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Saturday, March 13, 1999

Is there no justice in the upper crust?


After a steady diet of U.K. "working class" films, a work that deals with the dysfunctions of a wealthy spoiled brat in 19th-century London can be pretty hard to stomach. Twenty minutes into themovie "Basil" and I was already fantasizing about how I would jump into the screen, break a few high-society kneecaps, then tower over my sniveling victims while reading aloud from "Das Kapital."

Originally a novel by Wilkie Collins, "Basil" the book comes off as an apologia for the snideness of the rich and powerful -- like the rest of the teeming masses, they had problems too and were entitled to some redemption. "Basil" the film seems to agree. There's nothing in the directions of filmmaker Rhada Bharadwaj to persuade us otherwise. Throughout the movie it's as though she's saying (in the voice of an English gent in a BBC drama): "Dash it all, one is a gentleman, or one is not. And I dare say, dear chap, that the gentlemen are entitled to do as they please. Or they wouldn't be called gentlemen would they?"

"Basil" begins with the portrait of a disturbing father-son relationship in a prestigious London family. "Father" is a despicable tyrant (Derek Jacobi) who thinks the highest praise he could afford anyone is "he knows his place." From early childhood, his sons are discouraged from make-believe games and ceaselessly lectured on how they must live up to their ancestors, on pain of being cut out from family fortunes and left to rot on some street corner. And all the while, father is far from being the bastion of British virtue: While his consumptive wife coughs her lungs out, he's out for a tryst with one of the maids.

Basil's older brother Ralph courts a local girl and gets her in the family way. Father is enraged and swiftly terminates the relationship by banishing him to the wilds of Yorkshire and leaving the poor girl to stew in disgrace. Then the boys' mother dies but neither of her sons are allowed at her side during the last moments. From the age of 7, Basil is doomed to lead a life completely dictated by his father, to serve him, please him and live up to his expectations.

Thus a morose and repressed Basil of 20 (Jared Leto) is ripe for playing into the hands of the mysterious John Mannion (Christian Slater), who for reasons unknown is plotting Basil's downfall. Mannion introduces him to the sultry Julia (Claire Forlani) who apparently spends her days mooning around her aviary and plucking peacock feathers. Basil is at first incensed by her rudeness then entranced by it.

The only way to have her is to marry her and the only way to marry her without being cut off from the family would be to do it secretly. Julia's father suggests a matrimony without consummation -- until Basil turns 21 and can claim part of his inheritance, he must be content with chaste visits to Julia. It is then agreed that these meetings will be chaperoned by Mannion.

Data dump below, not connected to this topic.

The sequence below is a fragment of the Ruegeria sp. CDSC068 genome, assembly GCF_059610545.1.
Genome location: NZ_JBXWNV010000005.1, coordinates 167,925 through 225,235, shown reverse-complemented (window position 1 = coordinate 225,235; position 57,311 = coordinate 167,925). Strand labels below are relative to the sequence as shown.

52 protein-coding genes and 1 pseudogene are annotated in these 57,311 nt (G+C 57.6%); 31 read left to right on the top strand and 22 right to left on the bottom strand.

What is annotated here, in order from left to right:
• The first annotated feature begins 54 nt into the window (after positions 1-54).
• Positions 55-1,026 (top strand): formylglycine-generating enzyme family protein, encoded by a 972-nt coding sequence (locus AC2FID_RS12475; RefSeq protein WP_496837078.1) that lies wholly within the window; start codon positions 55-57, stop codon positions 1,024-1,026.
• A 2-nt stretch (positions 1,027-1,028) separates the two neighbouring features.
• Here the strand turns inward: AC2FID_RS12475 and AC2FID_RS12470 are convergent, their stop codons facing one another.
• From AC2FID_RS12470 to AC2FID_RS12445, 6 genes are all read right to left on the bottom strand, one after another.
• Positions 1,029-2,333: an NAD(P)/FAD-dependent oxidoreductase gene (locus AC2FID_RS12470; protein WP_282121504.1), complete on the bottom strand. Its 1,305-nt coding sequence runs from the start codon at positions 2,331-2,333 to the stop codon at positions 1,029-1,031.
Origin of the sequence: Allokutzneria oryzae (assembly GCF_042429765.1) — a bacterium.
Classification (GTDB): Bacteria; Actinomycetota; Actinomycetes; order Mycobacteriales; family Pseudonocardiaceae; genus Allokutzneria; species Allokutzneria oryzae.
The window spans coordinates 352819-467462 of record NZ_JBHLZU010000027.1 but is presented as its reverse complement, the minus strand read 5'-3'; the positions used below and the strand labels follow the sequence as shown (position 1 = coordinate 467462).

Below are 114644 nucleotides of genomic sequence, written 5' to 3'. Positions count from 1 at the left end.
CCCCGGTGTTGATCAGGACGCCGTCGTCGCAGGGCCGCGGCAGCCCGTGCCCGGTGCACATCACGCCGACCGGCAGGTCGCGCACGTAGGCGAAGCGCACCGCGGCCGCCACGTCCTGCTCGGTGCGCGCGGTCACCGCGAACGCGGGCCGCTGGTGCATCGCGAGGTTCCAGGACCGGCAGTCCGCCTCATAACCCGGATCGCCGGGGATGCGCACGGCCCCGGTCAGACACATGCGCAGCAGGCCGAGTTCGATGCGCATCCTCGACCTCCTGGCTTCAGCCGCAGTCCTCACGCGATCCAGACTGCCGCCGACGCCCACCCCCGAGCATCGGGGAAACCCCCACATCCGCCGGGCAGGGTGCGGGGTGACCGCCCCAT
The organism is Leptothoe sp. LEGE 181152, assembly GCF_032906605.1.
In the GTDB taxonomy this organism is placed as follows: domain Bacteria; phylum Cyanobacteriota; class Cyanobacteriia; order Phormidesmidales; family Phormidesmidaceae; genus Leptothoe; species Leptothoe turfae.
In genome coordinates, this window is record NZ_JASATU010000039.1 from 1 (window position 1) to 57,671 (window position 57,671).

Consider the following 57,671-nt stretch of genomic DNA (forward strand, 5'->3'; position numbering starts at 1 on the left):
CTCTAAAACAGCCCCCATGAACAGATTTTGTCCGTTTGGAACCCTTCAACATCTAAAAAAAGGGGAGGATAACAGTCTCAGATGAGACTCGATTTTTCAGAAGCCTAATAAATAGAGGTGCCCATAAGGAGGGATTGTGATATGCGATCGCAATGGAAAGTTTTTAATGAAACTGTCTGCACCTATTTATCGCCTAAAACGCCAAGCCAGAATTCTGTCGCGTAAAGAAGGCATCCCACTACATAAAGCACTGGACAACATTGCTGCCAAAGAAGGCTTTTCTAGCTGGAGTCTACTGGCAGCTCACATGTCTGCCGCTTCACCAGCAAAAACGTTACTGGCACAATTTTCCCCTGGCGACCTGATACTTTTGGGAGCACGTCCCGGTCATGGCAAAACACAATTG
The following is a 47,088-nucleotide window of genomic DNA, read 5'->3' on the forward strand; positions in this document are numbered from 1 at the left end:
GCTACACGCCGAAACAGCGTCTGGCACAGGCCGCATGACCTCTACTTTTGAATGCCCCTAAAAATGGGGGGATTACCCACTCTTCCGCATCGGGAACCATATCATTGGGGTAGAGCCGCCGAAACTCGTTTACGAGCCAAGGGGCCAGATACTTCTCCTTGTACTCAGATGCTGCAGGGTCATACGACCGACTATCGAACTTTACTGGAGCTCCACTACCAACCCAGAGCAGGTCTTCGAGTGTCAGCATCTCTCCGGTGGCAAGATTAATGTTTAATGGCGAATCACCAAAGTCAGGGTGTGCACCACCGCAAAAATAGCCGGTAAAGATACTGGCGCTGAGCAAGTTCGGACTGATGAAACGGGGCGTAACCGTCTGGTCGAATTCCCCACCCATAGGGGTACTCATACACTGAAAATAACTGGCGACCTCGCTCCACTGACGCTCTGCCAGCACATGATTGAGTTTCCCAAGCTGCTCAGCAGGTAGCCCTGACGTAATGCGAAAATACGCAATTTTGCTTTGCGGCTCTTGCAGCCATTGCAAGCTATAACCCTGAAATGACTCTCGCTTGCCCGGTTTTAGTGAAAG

If this situation seems vaguely pornographic to you, so will the actions of Basil which consist of sneaking behind his father's back and pestering an intensely irritated Julia to yield to his caresses. Blind to everything except her and deaf to the entreaties of friends or the warnings uttered by Mannion himself, Basil abandons everything for the daily few hours he can spend with his betrothed.

Julia soon demands money, jewelry and even Basil's Cornwall estate in lieu of a few kisses. Poor Basil has a bad case of what the Japanese call "unable to scratch the feet because of the shoes." The itch is there, growing stronger all the time, and Basil is powerless to relieve it. Basil is a victim, says the film. A victim of class, male instincts and the entrapments of Mannion.

Still, it's hard to sympathize with Basil. In his own way, he's just as despicable as his dear old dad. His moroseness, selfishness and arrogance seem to be traits that run in the family and it's almost an insult that he never even gets what's coming to him. Neither, for that matter, does dad. They ruin the lives of others without looking twice and both emerge in the end, content and wealthy.

For all the dissatisfaction that one may be left with by this story (or muttering during the ending credits that there's no justice in the world), none can deny Bharadwaj's brilliance in casting. Forlani plays the annoyed and squeamish Julia with precision -- you'll love how she bats her hands at Basil as though he were a fly. But it's Jared Leto and Derek Jacobi that steal the film, as fitting exactly the type of Late Victorian "gentlemen" at their worst. Leto especially comes off as a basic nightmare of the working classes. Had he been around in the French court of Louis XVI, his mere presence would have incited the public into starting the Revolution several years earlier.

"Basil" is playing at the Chanter Cine 1 in Hibiya.


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